The Department of Defence has approached the market for a major upgrade of the IT systems, applications and infrastructure that support Royal Australian Navy ships and submarines.
The department used its first week back in the office to call on suppliers to deliver hardware and software for its $600 million fleet information environment (FIE) modernisation.
It follows an industry briefing for the upgrade – which received first pass approval more than two years ago – late last year.
The existing FIE is used throughout the Navy’s fleet to exchange information both within ships and between different vessels across both classified and unclassified networks.
Dubbed SEA 2273, the project will deliver a “modern, cyber-worthy, multi-enclave information system” to the Navy across four classification levels: secret, protected, official and coalition.
The new secret, protected, official and coalition (FIS-SPOC) solution will be developed using a modular design architecture to ensure the solution can be upgraded in the future.
The approach, which “compartmentalises the architecture into discrete blocks of services and components”, is based on nine key services.
These include: infrastructure, platform, management, directory, database, business applications, messaging and collaboration, end user and security.
While Defence has already developed a prototype system to test the architecture, it does not intend to “automatically” use these products for the full system design.
The project will also be established as an evergreen program to ensure hardware and software is continuously improved.
Defence plans to use the invitation to register (ITR) to create a standing offer panel arrangement that it can call on to source commercial off-the-shelf hardware and software for the upgrade.
“Selected products are to be configured to deliver an optimised system of systems; but not customised,” documents state.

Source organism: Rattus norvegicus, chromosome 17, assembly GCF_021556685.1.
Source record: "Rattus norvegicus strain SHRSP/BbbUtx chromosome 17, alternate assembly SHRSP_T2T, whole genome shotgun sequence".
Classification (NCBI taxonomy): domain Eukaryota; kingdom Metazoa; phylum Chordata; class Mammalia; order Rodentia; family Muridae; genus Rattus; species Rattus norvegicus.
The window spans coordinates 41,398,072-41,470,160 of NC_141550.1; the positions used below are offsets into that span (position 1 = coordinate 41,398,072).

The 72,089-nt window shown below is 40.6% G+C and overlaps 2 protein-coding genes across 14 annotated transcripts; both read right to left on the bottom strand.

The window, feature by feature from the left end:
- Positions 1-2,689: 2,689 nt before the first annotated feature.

“That is, the solution architecture will be based on off-the-shelf products, configured as best as possible for the maritime operational environment, rather than bespoke developmental products.”
Platform integration work, which falls outside the scope of the ITR, will be performed by the existing in-service support contractors (ISSCs) within ship and submarine system program offices (SPOs).
Former Minister for Defence Christopher Pyne announced $600 million funding for the FIE modernisation in April 2019.
He said the upgrade of the existing FIE, which has supported the Navy's deployed computer network requirements for over a decade, would allow the Navy to “meet the challenges of modern warfare".
“[The FIE is] fundamental to Navy’s ability to operate the fleet day-to-day, including participating in operations with allied nations,” Pyne said at the time.
The $600 million funding is expected to create more than 100 jobs in the design and development of the new computer systems.
The project, which is still awaiting second pass approval, is expected to run alongside the five-year modernisation of the navy information management system (NIMS), which was revealed in 2016.
Defence is also preparing for a large-scale upgrade of its deployed IT capabilities across Navy, Army and Air Force later this year.